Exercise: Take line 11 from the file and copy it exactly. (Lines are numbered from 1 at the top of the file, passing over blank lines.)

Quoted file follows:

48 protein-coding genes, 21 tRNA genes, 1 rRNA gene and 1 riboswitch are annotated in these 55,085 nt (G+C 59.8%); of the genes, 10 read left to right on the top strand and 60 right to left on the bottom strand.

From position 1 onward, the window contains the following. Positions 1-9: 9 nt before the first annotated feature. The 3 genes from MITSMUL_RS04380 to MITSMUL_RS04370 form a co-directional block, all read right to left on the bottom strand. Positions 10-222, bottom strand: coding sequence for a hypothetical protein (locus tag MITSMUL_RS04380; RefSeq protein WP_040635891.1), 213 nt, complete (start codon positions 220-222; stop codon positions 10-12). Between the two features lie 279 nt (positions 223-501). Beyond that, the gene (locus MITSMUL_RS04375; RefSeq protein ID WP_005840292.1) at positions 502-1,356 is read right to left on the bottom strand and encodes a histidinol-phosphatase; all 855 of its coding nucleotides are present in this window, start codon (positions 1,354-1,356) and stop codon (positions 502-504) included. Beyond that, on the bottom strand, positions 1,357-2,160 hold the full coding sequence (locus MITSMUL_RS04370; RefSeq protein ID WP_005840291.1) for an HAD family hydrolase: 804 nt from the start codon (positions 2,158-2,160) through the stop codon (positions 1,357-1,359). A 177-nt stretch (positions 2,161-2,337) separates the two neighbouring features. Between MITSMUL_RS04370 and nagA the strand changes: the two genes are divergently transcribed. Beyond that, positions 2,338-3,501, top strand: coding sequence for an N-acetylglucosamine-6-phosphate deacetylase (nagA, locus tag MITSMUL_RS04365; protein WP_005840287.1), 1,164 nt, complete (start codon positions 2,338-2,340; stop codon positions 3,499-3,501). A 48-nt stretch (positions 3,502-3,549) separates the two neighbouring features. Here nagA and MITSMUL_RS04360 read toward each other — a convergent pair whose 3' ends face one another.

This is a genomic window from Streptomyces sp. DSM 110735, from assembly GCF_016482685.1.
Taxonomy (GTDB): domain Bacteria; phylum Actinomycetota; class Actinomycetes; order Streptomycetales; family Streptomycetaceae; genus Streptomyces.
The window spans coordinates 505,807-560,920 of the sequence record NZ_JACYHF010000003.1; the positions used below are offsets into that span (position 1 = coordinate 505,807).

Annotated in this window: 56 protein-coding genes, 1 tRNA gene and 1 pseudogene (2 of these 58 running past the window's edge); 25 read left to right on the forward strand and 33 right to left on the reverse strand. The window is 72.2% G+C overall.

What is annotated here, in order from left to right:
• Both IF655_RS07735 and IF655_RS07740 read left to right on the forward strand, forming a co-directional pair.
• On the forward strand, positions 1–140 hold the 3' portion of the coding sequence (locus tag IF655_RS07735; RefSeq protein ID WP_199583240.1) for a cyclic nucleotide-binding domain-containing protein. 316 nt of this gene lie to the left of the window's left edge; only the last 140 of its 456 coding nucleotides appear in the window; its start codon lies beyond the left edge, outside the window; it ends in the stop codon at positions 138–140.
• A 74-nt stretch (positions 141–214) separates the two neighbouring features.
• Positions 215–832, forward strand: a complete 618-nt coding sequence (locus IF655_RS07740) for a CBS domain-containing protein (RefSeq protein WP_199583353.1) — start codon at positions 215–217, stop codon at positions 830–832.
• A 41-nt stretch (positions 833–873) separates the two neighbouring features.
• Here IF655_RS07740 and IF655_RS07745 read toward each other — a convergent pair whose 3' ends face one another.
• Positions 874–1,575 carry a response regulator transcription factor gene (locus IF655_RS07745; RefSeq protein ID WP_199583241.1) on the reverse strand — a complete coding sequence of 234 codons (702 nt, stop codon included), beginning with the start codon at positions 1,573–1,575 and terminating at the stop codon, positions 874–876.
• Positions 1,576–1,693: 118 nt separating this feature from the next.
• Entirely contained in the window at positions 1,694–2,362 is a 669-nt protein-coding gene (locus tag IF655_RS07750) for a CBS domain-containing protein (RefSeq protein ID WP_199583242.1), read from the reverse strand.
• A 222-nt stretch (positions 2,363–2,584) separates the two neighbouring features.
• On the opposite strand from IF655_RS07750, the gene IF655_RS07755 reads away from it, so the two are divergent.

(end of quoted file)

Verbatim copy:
• Positions 215–832, forward strand: a complete 618-nt coding sequence (locus IF655_RS07740) for a CBS domain-containing protein (RefSeq protein WP_199583353.1) — start codon at positions 215–217, stop codon at positions 830–832.